Sierra Club v. EPA, No. 16-1097 (D.C. Cir. 2017)

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Justia Opinion Summary

The DC Circuit dismissed the petition for review of the EPA's modification, without notice and comment, of prior understandings of how to measure a proposed transportation project’s impact on ambient levels of PM2.5 and PM10. PM2.5 is particulate matter 2.5 micrometers or less in diameter and PM10 is particulate matter 10 micrometers or less in diameter. In regard to PM2.5, the court held that it lacked standing because petitioners have shown no instance where the change would be likely to have any adverse effect on them or their members. In regard to PM10, the court held that the EPA's new provisions were not binding on the agency or affected parties and therefore did not constitute a final action within the meaning of the Clean Air Act, 42 U.S.C. 7607(b)(1).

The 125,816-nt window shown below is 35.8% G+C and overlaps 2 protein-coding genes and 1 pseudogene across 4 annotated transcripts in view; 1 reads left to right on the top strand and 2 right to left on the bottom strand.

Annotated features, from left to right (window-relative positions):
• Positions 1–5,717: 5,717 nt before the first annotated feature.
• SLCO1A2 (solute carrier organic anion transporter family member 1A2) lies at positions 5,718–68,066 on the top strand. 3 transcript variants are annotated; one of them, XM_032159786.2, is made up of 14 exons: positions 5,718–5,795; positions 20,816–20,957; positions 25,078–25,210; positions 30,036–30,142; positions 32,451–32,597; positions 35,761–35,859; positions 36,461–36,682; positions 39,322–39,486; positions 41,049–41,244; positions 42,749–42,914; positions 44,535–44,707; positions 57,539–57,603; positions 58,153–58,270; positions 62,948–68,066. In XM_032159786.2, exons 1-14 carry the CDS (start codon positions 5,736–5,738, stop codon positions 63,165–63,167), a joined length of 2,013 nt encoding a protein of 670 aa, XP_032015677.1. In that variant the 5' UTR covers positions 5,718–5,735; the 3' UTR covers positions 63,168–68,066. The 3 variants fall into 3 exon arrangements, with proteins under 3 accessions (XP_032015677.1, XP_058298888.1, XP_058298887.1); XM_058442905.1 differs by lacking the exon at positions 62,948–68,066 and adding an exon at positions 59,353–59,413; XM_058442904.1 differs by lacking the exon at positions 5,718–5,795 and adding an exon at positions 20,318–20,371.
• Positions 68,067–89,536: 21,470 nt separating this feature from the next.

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United States Court of Appeals FOR THE DISTRICT OF COLUMBIA CIRCUIT Argued September 19, 2017 Decided October 24, 2017 No. 16-1097 SIERRA CLUB, ET AL., PETITIONERS v. ENVIRONMENTAL PROTECTION AGENCY AND E. SCOTT PRUITT, ADMINISTRATOR, U.S. ENVIRONMENTAL PROTECTION AGENCY, RESPONDENTS On Petition for Review of Agency Action of the United States Environmental Protection Agency Robert E. Yuhnke argued the cause and filed the briefs for petitioners. Meghan E. Greenfield, Trial Attorney, U.S. Department of Justice, argued the cause for respondents. With her on the briefs were Jeffrey H. Wood, Acting Assistant Attorney General, and John C. Cruden, Assistant Attorney General at the time the brief was filed. Sue S. Chen, Trial Attorney, entered an appearance. Before: HENDERSON and GRIFFITH, Circuit Judges, and WILLIAMS, Senior Circuit Judge. 2 Opinion for the Court filed by Senior Circuit Judge WILLIAMS. WILLIAMS, Senior Circuit Judge: The petitioners— environmental and community organizations—contend that the Environmental Protection Agency has violated the Administrative Procedure Act and the Clean Air Act by modifying, without notice and comment, its prior understandings of how to measure a proposed transportation project’s impact on ambient levels of PM2.5 and PM10. (The first is particulate matter 2.5 micrometers or less in diameter; the second is particulate matter 10 micrometers or less in diameter.) The parties agree that the modification would, at the margin, make it less likely than before that a project would run afoul of various legal restrictions on the affected projects. As petitioners see it, the EPA’s new viewpoint violates the Clean Air Act’s substantive requirements. For want of jurisdiction we do not reach the substance of either the APA or the Clean Air Act arguments. In the case of PM2.5, petitioners have shown no instance where the change would be likely to have any adverse effect on them or their members; they therefore lack standing. In the case of PM10, the EPA’s new provisions are not binding on the agency or affected parties and therefore do not constitute “final action” within the meaning of the Clean Air Act provision on which petitioners rely for our jurisdiction, 42 U.S.C. § 7607(b)(1). * * * Under the Clean Air Act, the EPA has established National Ambient Air Quality Standards (“NAAQS”) for various pollutants including PM2.5 and PM10. To prevent uses of federal money that would take an area out of compliance with the NAAQS, the Act bars federal instrumentalities from supporting projects that would tend to do so. The Act directs 3 federal agencies not to supply funds for any project that “does not conform” to the applicable State Implementation Plan (“SIP”) (required of states in order to assure the implementation and maintenance of the NAAQS, 42 U.S.C. § 7410), and defines conformity to the SIP as including assurance that the project will not (i) cause or contribute to any new violation of any [NAAQS] in any area; (ii) increase the frequency or severity of any existing violation of any [NAAQS] in any area; or (iii) delay timely attainment of any [NAAQS] . . . . 42 U.S.C. § 7506(c)(1)(B). EPA regulations governing “conformity” determinations for federally funded transportation plans possibly affecting PM2.5, PM10, or carbon monoxide substantially replicate this language. 40 C.F.R. § 93.116. (A separate set of regulations applies to federal actions other than highways and mass transit. See Determining Conformity of General Federal Actions to State or Federal Implementation Plans, 58 Fed. Reg. 63,214 (Nov. 30, 1993).) To define the conformity requirement’s scope, the regulations employ the Act’s classifications of areas with respect to “attainment” of the standard for a particular pollutant. Under the Act, an area of a state that fails to comply with a given NAAQS is rated “nonattainment”; one that formerly did not comply but now does, but has yet to satisfy some transitional criteria, is designated “maintenance.” An area is in “attainment” if it not only meets the standard but is not subject to the qualifications that would land the area in the “maintenance” category. 42 U.S.C. § 7407(d)(1)(A)(i)-(ii), (3)(E). The regulation applies 4 conformity requirements only to areas designated “nonattainment” or “maintenance.” 40 C.F.R. § 93.116(a). Congress charged the EPA Administrator, with the concurrence of the Secretary of Transportation, with promulgating “criteria and procedures for demonstrating and assuring conformity in the case of transportation plans, programs, and projects.” 42 U.S.C. § 7506(c)(4)(B). For CO and PM, the EPA created a so-called “hot-spot” analysis. It specified that project sponsors (typically state departments of transportation) should combine the baseline concentration with the expected increment resulting from the project, and compare the sum with the concentration permitted by the NAAQS. 40 C.F.R. § 93.123(c)(1); see also 75 Fed. Reg. 79,370, 79,370/3-79,371/1. In 2006, when the EPA first revised the hot-spot regulations to apply to PM2.5, the regulations said that the hotspot analysis “must be based on quantitative analysis methods” for projects of local air quality concern, including “[n]ew highway projects that have a significant number of diesel vehicles, and expanded highway projects that have a significant increase in the number of diesel vehicles.” 40 C.F.R. § 93.123(b)(1), (b)(1)(i). But they also said that quantitative methods would not take effect “until EPA release[d] modeling guidance on this subject and announce[d] in the Federal Register that these requirements are in effect.” 40 C.F.R. § 93.123(b)(4). Until then, rather vaguely described “qualitative” methods were to prevail. In fact, and of some importance for our analysis, the mandate to use quantitative methods took effect only after a two-year grace period following the EPA’s issuance of the preferred methodology in December 2010. See 40 C.F.R. § 93.111(a)-(b); 75 Fed. Reg. at 79,370/2. 5 The EPA issued that guidance after employing notice and comment procedures specified by a settlement with environmental groups. See 75 Fed. Reg. 29,537, 29,538/1; see also Joint Appendix (“J.A.”) 299-302. It announced the release in the Federal Register. See 75 Fed. Reg. at 79,370/2. The Guidance essentially required a summing of monitored PM on a specified extreme day (for the baseline) with the modeled PM increment for a specified extreme day (for the future). See Transportation Conformity Guidance for Quantitative Hot-spot Analyses in PM2.5 and PM10 Nonattainment and Maintenance Areas (EPA-420-B-10-040, Dec. 2010) (“2010 Guidance”), available at nepis.epa.gov/Exe/ZyPURL.cgi?Dockey=P1009HVH.TXT. (In some cases, the baseline was to be adjusted by an estimate of possible changes independent of the project. See 40 C.F.R. § 93.123(c)(2); 2010 Guidance at § 8.3.3.) If the total (called the design value) was lower than the NAAQS, the project conformed. The rules for PM2.5 and PM10 differed simply in their identification of the extreme days to be evaluated. The 2015 Guidance—issued as we said without notice and comment—expressed an alteration of the EPA’s view of the proper methodology for the design value for both PM2.5 and PM10. Given that we are not reaching the merits, and that all parties agree that at the margin the alteration tends to reduce the likelihood of a non-conformity finding, we need not describe the change. It essentially involved altering the designation of the extreme days for which the calculations were to be made. See Transportation Conformity Guidance for Quantitative Hot-spot Analyses in PM2.5 and PM10 Nonattainment and Maintenance Areas (EPA-420-B-15-084, Nov. 2015) (“2015 Guidance”), available at nepis.epa.gov/Exe/ZyPDF.cgi?Dockey=P100NMXM.pdf. In both 2010 and 2015, the guidance documents further explained that, pursuant to 40 C.F.R. § 93.105(c), an 6 interagency consultation process “must be used to develop a process to evaluate and choose models and associated methods and assumptions to be used in PM hot-spot analyses.” 2015 Guidance, § 2.3; 2010 Guidance, § 2.3. This consultation process requires that the state department of transportation sponsoring a project work with the EPA, the Department of Transportation, and relevant state agencies during the design and implementation of the hot-spot analysis. After the state department of transportation completes its analysis, it submits it to the Department of Transportation for a final conformity determination. 40 C.F.R. § 93.104; 2015 Guidance, § 2.9.2. * * * We find that petitioners lack standing to challenge the 2015 Guidance regarding PM2.5, and that we have no statutory jurisdiction under 42 U.S.C. § 7607(b)(1) to rule on their PM10 claim because the 2015 Guidance imposes no binding norm. PM2.5. The environmental organizations assert standing on the basis of the additional exposure to pollutants that they believe the change from the 2010 to the 2015 Guidance will inflict on their members. See Nat’l Envtl. Dev. Ass’n’s Clean Air Project v. EPA, 752 F.3d 999, 1005 (D.C. Cir. 2014). Specifically, they point to possible effects on the legal viability of three highway projects—I-70 East in Colorado, South Mountain Freeway in Arizona, and I-710 in California. Their difficulty lies in their having failed to adduce evidence that the change will have any effect on any of the projects. See Lujan v. Defenders of Wildlife, 504 U.S. 555, 560–561 (1992); Sierra Club v. EPA, 292 F.3d 895, 898 (D.C. Cir. 2002). 7 The first two—I-70 East in Colorado and South Mountain Freeway in Arizona—are not located in a nonattainment or maintenance area for PM2.5, so for these projects the regulations require no PM2.5 hot-spot analysis. That ends the matter as to those projects. The third project, I-710 in California, is within a nonattainment zone for PM2.5. But petitioners have made no showing that the 2015 methodology will be used by the I-710 project sponsors or that applying that methodology would make any difference. The only evidence in the record with regard to the I-710 project’s conformity analysis is a 2012 draft Environmental Impact Study (“EIS”). J.A. 245-58. That study was not based on either the 2015 or the 2010 methodology: It was drafted in the two-year grace period between the EPA’s release of guidance for use of quantitative methods and the date on which their use became obligatory. See 40 C.F.R. §§ 93.111(b), 93.123(b)(4); J.A. 257. And it obviously preceded release of the 2015 Guidance—in fact by more than three years. A supplemental draft EIS was released for the I-710 project in July 2017. Even if this post-filing development could alter our standing analysis, see Wheaton College v. Sebelius, 703 F.3d 551, 552 (D.C. Cir. 2012) (“[S]tanding is assessed at the time of filing . . . .”), it too would be of no help to petitioners. The supplemental draft EIS explains that no quantitative hot-spot analysis has yet been conducted for PM2.5 and that the I-710 project sponsors are in the process of developing the methodology they will use: “The PM hotspot analysis protocol is under development, and the interagency consultation process regarding this protocol has been initiated.” See California State Department of Transportation & Los Angeles County Metropolitan Transit Authority, I-710 Corridor Project Recirculated Draft Environmental Impact Report/Supplemental Draft Environmental Impact Statement 8 and Section 4(f) Evaluation, p. 3.13-15, available at http://www.dot.ca.gov/d7/env-docs/docs/RDEIR_SDEIS% 20July%202017.pdf. But nothing appears to suggest that the project will fall in that critical margin between the 2010 and the 2015 methods. Thus petitioners have failed to establish that the 2015 PM2.5 methodology will be used or that its use would result in a conformity determination different from the one that would have resulted if the 2010 methodology had applied—the latter a point counsel for petitioners conceded at oral argument. Oral Argument 7:30-7:47. The government concedes that petitioners have established injury for purposes of standing to challenge the revised PM10 hot-spot methodology. Oral Argument 21:3022:06. We have no reason to doubt the concession, but we need not address the question in view of our lack of statutory jurisdiction over the PM10 claims. See Ruhrgas AG v. Marathon Oil Co., 526 U.S. 574, 585 (1999) (“[A] federal court [may] choose among threshold grounds for denying audience to a case on the merits.”). Even if we were to find that petitioners have standing to challenge the PM10 provisions, that finding would not create standing to challenge those for PM2.5. Standing is not evaluated “in gross.” Lewis v. Casey, 518 U.S. 343, 358 n.6 (1996); see also Davis v. FEC, 554 U.S. 724, 733–34 (2008); DaimlerChrysler Corp. v. Cuno, 547 U.S. 332, 352 (2006). Because petitioners have not identified “any concrete application” of the 2015 PM2.5 methodology “that threatens imminent and concrete harm to the interests of their members,” see Summers v. Earth Island Inst., 555 U.S. 488, 494-95 (2009), we hold that they lack standing as to that aspect of the 2015 Guidance. 9 PM10. Under the Clean Air Act, this Court has jurisdiction over a petition for review of any “nationally applicable regulations promulgated, or final action taken, by the Administrator under this chapter . . . .” 42 U.S.C. § 7607(b)(1) (emphasis added). In the absence of final agency action, we lack jurisdiction to hear an administrative challenge. Dalton Trucking, Inc. v. EPA, 808 F.3d 875, 879 (D.C. Cir. 2015); Portland Cement Ass’n v. EPA, 665 F.3d 177, 193 (D.C. Cir. 2011). In a case under the Clean Air Act, “the term ‘final action’ is synonymous with the term ‘final agency action’ as used in Section 704 of the APA.” Indep. Equip. Dealers Ass’n v. EPA, 372 F.3d 420, 428 (D.C. Cir. 2004). For a purported guidance document, the basic question is “whether the challenged agency action is best understood as a non-binding action, like a policy statement or interpretive rule, or a binding legislative rule.” Ass’n of Flight Attendants-CWA, AFL-CIO v. Huerta, 785 F.3d 710, 716 (D.C. Cir. 2015). “Policy statements ‘are binding on neither the public nor the agency,’ and the agency ‘retains the discretion and the authority to change its position . . . in any specific case.’” Id. (quoting Syncor Int’l Corp. v. Shalala, 127 F.3d 90, 94 (D.C. Cir. 1997)). In resolving the issue, we typically consider (1) “the actual legal effect (or lack thereof) of the agency action in question on regulated entities”; (2) “the agency’s characterization of the guidance”; and (3) “whether the agency has applied the guidance as if it were binding on regulated parties.” Nat’l Mining Ass’n v. McCarthy, 758 F.3d 243, 252-53 (D.C. Cir. 2014). In their claim that the change in the PM10 methodology is binding on project sponsors and on the relevant agencies, 10 petitioners disregard both the plain language of the Guidance and the way it has been administered. In both 2010 and 2015, the EPA explained that the recommended PM10 methodology was just that—a recommendation. The Guidance explicitly states that the EPA was open to considering better, alternative methods: More advanced methods of calculating a PM10 design value, such as combining modeled and monitored concentrations on a quarterly basis, may be considered on a case-by-case basis by the EPA Regional Office, OTAQ [Office of Transportation Air Quality], and OAQPS [Office of Air Quality Planning and Standards]. Any alternative methods for calculating PM10 design values must be evaluated and chosen through the process established by each area’s interagency consultation procedures (40 C.F.R. § 93.105(c)(1)(i)). 2015 Guidance, § 9.3.4; 2010 Guidance, § 9.3.4. Contrary to petitioners’ assertions, this is not a case in which the guidance document signals that the agency “will not be open to considering approaches other than those prescribed” therein. See Gen. Elec. Co. v. EPA, 290 F.3d 377, 384 (D.C. Cir. 2002); see also McLouth Steel Prod. Corp. v. Thomas, 838 F.2d 1317, 1321 (D.C. Cir. 1988). We said of the guidance at issue in Appalachian Power Co. v. EPA, 208 F.3d 1015 (D.C. Cir. 2000), that “from beginning to end . . . [it] reads like a ukase. It commands, it requires, it orders, it dictates.” Id. at 1023. This is no ukase. As the quoted passage shows, it affirmatively invites the affected agencies to consider and apply improvements. The EPA’s vow to remain flexible was not just talk, as shown by its conduct under identical language in the 2010 11 Guidance. In August 2014, as part of the interagency consultation process, the EPA and the project sponsors for the I-70 East and South Mountain Freeway projects discussed how to properly perform the hot-spot analysis required by 40 C.F.R. § 93.123. See J.A. 195-97, 225-26. In two substantially contemporaneous communications with the project sponsors, the EPA explained that it had “recently provided technical assistance for another project” and that now “[a]nother option is available” for calculating the PM10 design value. J.A. 197, 227. “Based on implementation of the PM Hot-spot guidance to date,” the EPA said that it “believe[d] that there is further flexibility in what air quality monitoring data is used for design value calculations for PM hot-spot analyses” and that the relevant project sponsors could adopt “a slightly revised methodology for PM10 design value calculations.” J.A. 197, 227. The new possibility was ultimately to appear as the key novelty in the 2015 Guidance. On its face and as applied, the 2015 changes to the PM10 methodology are not binding. Petitioners contend that we should nonetheless find that the 2015 Guidance is a legislative rule because it purports to change another legislative rule. We agree, of course, that an amendment to a legislative rule must itself be legislative. Huerta, 785 F.3d at 718; Am. Mining Cong. v. Mine Safety & Health Admin., 995 F.2d 1106, 1109 (D.C. Cir. 1993). But petitioners are mistaken in their premise that the 2010 Guidance was itself a legislative rule. As we have just discussed, the 2010 PM10 methodology was not applied with unyielding rigidity; instead, the EPA modified its approach over time. And while the release of the Guidance in 2010 had the effect of triggering the effective date of the requirement that project sponsors use quantitative (as opposed to qualitative) methods to perform the hot-spot analysis, that consequence flowed from the issuance of the Guidance, not its substance. 12 Petitioners counter that the 2010 Guidance must be a legislative rule because it was promulgated with notice and comment. Even if petitioners were right that full APA procedures were used in the release of the 2010 Guidance (a point the EPA contests), an agency’s decision to embrace additional process cannot convert a guidance document into a legislative rule. See Am. Tort Reform Ass’n v. OSHA, 738 F.3d 387, 394 (D.C. Cir. 2013). The EPA makes a host of guidance documents available for public comment. See Significant Guidance Documents, available at https://www.epa.gov/laws-regulations/significant-guidancedocuments. That doesn’t transform them into legislative rules. Petitioners’ theory, if adopted, would discourage agencies from pursuing the very public engagement they seek. In short, the PM10 design value methodology found in the 2015 Guidance “does not express a final agency action, and so we lack jurisdiction under the Clean Air Act, 42 U.S.C. § 7607(b), to consider” it. See Am. Petroleum Inst. v. EPA, 684 F.3d 1342, 1354 (D.C. Cir. 2012). * * * Because the petitioners lack standing with respect to the revised PM2.5 methodology and because we lack jurisdiction under the statute for their challenge to the revised PM10 methodology, the petition for review is Dismissed.